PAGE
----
A review of the work of the African Commission’s Working Group on Extractive Industries, Environment and Human Rights Violations in AfricaPosted: 26 April, 2016
Author: Miriam Azu
Lawyer, Human Rights Advocate and Environmental Activist
The Working Group on Extractive Industries, Environment and Human Rights Violations in Africa (Working Group) is an oversight mechanism of the African human rights system. Its general mandate is to monitor and report on how extractive activities affect the human rights and environment of the African peoples. This article briefly evaluates what the Working Group has done so far vis-à-vis its mandate, notes some of its challenges and concludes with recommendations on the way forward.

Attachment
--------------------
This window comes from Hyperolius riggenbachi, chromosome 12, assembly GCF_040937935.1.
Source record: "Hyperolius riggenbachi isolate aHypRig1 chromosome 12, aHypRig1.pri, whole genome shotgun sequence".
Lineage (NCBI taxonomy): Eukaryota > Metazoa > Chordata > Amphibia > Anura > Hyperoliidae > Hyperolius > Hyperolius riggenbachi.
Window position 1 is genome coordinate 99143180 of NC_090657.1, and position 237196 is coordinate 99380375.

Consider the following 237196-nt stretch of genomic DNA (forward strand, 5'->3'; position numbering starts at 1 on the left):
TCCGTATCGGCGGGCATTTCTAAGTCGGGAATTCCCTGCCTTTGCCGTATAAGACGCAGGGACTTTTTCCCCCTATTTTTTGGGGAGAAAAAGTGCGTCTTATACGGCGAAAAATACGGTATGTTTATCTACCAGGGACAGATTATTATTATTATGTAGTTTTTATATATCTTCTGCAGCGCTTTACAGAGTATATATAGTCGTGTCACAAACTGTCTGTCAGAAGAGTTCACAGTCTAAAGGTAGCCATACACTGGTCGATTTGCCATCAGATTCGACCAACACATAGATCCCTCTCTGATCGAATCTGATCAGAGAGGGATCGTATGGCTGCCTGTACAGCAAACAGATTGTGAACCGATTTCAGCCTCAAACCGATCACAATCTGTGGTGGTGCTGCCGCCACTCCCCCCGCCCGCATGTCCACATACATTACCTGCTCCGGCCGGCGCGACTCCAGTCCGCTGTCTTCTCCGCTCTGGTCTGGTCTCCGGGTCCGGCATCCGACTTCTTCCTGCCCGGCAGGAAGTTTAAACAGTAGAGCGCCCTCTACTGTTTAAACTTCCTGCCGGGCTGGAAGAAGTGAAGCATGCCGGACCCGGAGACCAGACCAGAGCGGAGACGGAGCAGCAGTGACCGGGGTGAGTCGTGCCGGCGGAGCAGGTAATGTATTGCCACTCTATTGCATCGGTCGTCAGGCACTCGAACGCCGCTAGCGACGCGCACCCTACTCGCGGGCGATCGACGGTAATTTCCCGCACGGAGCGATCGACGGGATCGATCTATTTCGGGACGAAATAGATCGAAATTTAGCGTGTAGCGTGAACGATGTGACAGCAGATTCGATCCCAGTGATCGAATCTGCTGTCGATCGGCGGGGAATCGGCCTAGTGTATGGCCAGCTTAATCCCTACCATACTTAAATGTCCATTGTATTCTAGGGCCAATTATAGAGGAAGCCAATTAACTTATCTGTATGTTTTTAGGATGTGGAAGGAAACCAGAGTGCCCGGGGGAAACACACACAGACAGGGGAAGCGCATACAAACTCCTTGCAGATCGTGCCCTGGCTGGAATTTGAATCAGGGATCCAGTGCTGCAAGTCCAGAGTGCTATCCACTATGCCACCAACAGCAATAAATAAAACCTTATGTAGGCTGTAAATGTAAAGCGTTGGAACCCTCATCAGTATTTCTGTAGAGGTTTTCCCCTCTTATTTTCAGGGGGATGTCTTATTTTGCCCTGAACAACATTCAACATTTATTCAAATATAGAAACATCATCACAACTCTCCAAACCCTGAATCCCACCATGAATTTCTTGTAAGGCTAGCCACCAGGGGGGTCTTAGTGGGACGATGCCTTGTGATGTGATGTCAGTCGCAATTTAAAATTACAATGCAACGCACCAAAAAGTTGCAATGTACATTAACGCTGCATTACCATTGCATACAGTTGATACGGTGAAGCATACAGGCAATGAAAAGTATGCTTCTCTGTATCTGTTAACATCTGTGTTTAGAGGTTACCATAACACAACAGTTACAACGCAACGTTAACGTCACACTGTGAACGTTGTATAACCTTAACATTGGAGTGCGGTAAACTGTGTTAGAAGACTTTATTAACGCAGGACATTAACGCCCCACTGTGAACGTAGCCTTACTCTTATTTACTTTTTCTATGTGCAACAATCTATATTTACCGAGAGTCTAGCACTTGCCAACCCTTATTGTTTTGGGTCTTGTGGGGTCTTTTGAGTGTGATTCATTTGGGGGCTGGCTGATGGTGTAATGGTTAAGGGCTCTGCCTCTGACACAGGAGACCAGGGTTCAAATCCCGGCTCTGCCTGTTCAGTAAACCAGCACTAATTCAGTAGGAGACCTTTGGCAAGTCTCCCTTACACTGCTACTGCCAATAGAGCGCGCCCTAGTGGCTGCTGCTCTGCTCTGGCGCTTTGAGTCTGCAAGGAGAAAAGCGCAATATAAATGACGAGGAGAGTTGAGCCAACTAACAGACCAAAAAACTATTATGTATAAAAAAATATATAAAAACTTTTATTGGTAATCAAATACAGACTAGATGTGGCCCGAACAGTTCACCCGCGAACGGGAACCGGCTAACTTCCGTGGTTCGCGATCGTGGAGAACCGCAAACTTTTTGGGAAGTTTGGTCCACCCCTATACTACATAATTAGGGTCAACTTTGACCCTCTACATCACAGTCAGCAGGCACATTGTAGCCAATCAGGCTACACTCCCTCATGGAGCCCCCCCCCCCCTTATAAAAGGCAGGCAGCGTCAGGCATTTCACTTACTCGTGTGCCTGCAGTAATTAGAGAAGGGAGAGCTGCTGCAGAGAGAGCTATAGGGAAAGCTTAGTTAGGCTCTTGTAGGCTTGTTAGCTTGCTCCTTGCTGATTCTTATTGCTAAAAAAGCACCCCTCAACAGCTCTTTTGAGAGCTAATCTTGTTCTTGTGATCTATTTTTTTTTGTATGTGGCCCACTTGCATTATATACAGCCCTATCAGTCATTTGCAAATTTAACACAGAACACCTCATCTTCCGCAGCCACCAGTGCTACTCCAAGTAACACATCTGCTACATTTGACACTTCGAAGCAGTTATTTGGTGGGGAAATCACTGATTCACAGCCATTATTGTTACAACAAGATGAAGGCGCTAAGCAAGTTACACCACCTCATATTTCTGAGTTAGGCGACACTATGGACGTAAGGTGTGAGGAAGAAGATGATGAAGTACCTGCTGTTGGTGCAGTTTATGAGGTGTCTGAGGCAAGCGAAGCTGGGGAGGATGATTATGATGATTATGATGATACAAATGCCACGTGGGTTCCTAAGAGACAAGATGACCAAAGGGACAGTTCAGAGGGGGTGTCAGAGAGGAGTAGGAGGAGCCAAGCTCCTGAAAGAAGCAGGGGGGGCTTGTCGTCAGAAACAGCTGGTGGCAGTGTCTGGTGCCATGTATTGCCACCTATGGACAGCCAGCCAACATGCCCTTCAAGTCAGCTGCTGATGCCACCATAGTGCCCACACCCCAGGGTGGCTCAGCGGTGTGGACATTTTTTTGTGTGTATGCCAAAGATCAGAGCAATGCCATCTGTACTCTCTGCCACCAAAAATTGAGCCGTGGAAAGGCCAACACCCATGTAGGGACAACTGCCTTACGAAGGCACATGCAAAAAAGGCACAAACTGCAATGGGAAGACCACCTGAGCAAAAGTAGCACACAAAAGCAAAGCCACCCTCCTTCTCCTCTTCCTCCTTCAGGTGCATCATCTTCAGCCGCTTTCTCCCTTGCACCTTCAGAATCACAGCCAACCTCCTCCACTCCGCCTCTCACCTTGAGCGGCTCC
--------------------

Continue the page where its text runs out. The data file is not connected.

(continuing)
On 11 May 2012 the Committee on World Food Security endorsed the Voluntary Guidelines on the Responsible Governance of Tenure of Land, Fisheries and Forests in the Context of National Food Security to promote secure tenure rights and equitable access to land. These Guidelines offer a framework through which multinational investors may acquire and manage land without affecting the rights of local communities. However, this remains on paper while in practice the narrative is different.
In Uganda, land grabbing involves large scale land acquisitions by multinational and domestic investors either through buying or leasing large pieces of land. A study by the National Association of Professional Environments indicates that communities in the oil rich region of Bulisa in western Uganda, Kalangala Island in the Lake Victoria region, Mabira forest in the central region, and Luwunga forest reserve in Kiboga district have been affected or are yet to be affected by the land grabbing phenomenon.